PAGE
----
Post Date: January 17, 2005

Every day on university campuses, graduate students defend their scholarship in front of faculty panels whose interrogations can be withering.

At Harvard Law School, the tables are being turned. Professor Kingsfield is in the hot seat, and the students are doing the questioning.

This fall, Professors Richard Fallon and Heather Gerken offered more than 30 students a rare chance to review and challenge works-in-progress by some of the country’s leading scholars in law. The setting was the Public Law Workshop, a series of seminars attended not just by the enrolled students and visiting scholars but routinely by other HLS faculty members.

Fallon and Gerken encouraged participants to probe, prod and troubleshoot the work of established legal scholars from Harvard and other law faculties, to help fine-tune their research and make midcourse adjustments to book drafts and law review articles in the field of public law, which Fallon described as a “broad, vague and not well-defined” area that combines constitutional and administrative law.

“Public law is basically shorthand for any area of law in which the government has a strong interest or would be a party to a lawsuit,” Fallon said. For the students—many of whom are considering academic careers—the workshop was a primer on standards and methods of legal scholarship. “This was a tremendous opportunity to find out how top-quality scholarly work is produced,” said one student after a workshop in December in which Professor Steven G. Calabresi of Northwestern University School of Law presented research supporting his view that the Independent Counsel Act was unconstitutional.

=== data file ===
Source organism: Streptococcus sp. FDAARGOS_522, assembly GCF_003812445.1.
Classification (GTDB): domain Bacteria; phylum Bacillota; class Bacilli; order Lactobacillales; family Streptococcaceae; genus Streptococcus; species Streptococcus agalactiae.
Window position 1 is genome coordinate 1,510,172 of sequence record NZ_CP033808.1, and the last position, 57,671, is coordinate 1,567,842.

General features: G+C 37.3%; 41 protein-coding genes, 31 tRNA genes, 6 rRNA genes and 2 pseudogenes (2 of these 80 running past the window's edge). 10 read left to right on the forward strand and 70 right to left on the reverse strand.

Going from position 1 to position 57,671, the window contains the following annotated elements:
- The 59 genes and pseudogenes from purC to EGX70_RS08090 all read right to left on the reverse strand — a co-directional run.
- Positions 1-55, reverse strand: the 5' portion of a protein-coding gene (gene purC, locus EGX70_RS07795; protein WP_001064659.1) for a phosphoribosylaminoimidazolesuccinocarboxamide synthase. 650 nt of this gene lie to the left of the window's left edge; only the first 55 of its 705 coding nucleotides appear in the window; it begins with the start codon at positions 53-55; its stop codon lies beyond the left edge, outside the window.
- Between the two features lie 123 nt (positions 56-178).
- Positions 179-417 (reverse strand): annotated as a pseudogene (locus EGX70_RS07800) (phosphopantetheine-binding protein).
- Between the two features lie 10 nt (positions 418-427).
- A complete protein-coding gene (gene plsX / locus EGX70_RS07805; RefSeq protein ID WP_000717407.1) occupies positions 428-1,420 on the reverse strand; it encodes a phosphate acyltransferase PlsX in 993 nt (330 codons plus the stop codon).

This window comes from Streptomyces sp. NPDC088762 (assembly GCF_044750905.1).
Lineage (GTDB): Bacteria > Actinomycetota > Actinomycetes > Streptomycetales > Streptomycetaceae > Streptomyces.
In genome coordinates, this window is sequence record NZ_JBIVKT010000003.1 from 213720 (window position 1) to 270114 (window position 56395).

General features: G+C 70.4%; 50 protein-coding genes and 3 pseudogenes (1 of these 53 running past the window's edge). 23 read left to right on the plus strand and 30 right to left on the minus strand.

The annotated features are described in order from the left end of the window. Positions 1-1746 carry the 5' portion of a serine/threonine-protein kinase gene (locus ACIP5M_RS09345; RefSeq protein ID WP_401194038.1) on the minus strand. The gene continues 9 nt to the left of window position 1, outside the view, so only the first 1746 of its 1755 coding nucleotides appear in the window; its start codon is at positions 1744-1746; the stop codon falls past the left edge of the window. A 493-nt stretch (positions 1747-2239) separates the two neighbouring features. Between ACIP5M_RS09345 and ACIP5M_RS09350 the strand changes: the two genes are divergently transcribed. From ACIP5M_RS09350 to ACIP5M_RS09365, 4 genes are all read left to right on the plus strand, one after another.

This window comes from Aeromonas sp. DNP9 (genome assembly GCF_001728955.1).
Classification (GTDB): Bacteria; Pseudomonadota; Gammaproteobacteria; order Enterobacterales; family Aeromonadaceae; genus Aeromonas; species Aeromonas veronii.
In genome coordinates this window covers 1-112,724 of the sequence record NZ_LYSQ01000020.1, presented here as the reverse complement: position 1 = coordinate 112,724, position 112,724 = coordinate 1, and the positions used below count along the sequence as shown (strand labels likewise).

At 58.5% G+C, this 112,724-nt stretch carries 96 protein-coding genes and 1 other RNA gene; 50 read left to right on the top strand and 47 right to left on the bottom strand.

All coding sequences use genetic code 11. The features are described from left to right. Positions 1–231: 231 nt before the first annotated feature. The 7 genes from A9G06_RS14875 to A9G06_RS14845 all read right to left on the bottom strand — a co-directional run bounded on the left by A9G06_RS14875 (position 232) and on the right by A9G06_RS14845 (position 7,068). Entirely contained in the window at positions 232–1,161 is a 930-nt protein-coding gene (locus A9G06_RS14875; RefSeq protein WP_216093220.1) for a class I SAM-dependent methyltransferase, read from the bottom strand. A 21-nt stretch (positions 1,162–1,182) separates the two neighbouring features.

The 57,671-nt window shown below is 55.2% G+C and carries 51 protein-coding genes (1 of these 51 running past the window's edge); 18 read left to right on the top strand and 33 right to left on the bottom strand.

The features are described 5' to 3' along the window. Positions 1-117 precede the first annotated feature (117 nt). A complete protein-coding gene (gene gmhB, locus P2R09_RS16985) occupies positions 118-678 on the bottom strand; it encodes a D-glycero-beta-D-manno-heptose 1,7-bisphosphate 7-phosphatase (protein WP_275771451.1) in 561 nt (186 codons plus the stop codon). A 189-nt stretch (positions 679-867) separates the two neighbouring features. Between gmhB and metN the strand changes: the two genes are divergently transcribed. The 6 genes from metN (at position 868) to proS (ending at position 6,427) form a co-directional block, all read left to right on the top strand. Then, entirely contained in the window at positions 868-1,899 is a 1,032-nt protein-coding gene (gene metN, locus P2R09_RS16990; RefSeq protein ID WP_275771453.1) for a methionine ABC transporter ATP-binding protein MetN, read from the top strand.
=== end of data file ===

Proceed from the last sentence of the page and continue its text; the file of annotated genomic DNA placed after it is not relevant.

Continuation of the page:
For more than two hours, Calabresi defended various aspects of his methodology in the face of wide-ranging questions from students and faculty members who had received advance copies of his work. In the words of one attendee, “He let us kick the tires and take it for a test drive.”

Fallon and several students pressed Calabresi to focus on how he could best persuade different factions among constitutional scholars who are divided on the question of whether the Independent Counsel Act was constitutional. At the end of the session, Calabresi remarked on the breadth and depth of the questions, saying the experience would help him sharpen his focus and revisit some assumptions.

“We’ve had an extraordinary group of scholars,” said Gerken, mentioning Calabresi and faculty from other law schools, including Cass Sunstein ’78 of the University of Chicago, Jeremy Waldron of Columbia, Robert Post and William Eskridge from Yale and John Ferejohn of New York University. “Dick Fallon and I made up our dream list of invitees and, much to our surprise, virtually everyone accepted the invitation. That means that the students are getting a chance not only to survey the most important areas in public law scholarship, but to do so with the best people in the business.”

She added: “The students have certainly risen to the challenge. They offer critiques of the papers that are often at the level one would expect from a colleague, and every single faculty presenter has commented on the quality of the discussion. And it’s been a lot of fun to watch the students start to develop a scholarly voice over the course of the semester as they begin to realize what they find interesting in the work and what they have to contribute to the project at hand.”

Fallon said the workshop is modeled after similar HLS sessions in law and economics. New workshops in cyberlaw and international law also offer students interested in academic careers the chance to participate in critiques of faculty work.

“Many of these students are plainly destined for impressive academic careers,” said Gerken. “I feel lucky to have been with them as they began that journey.”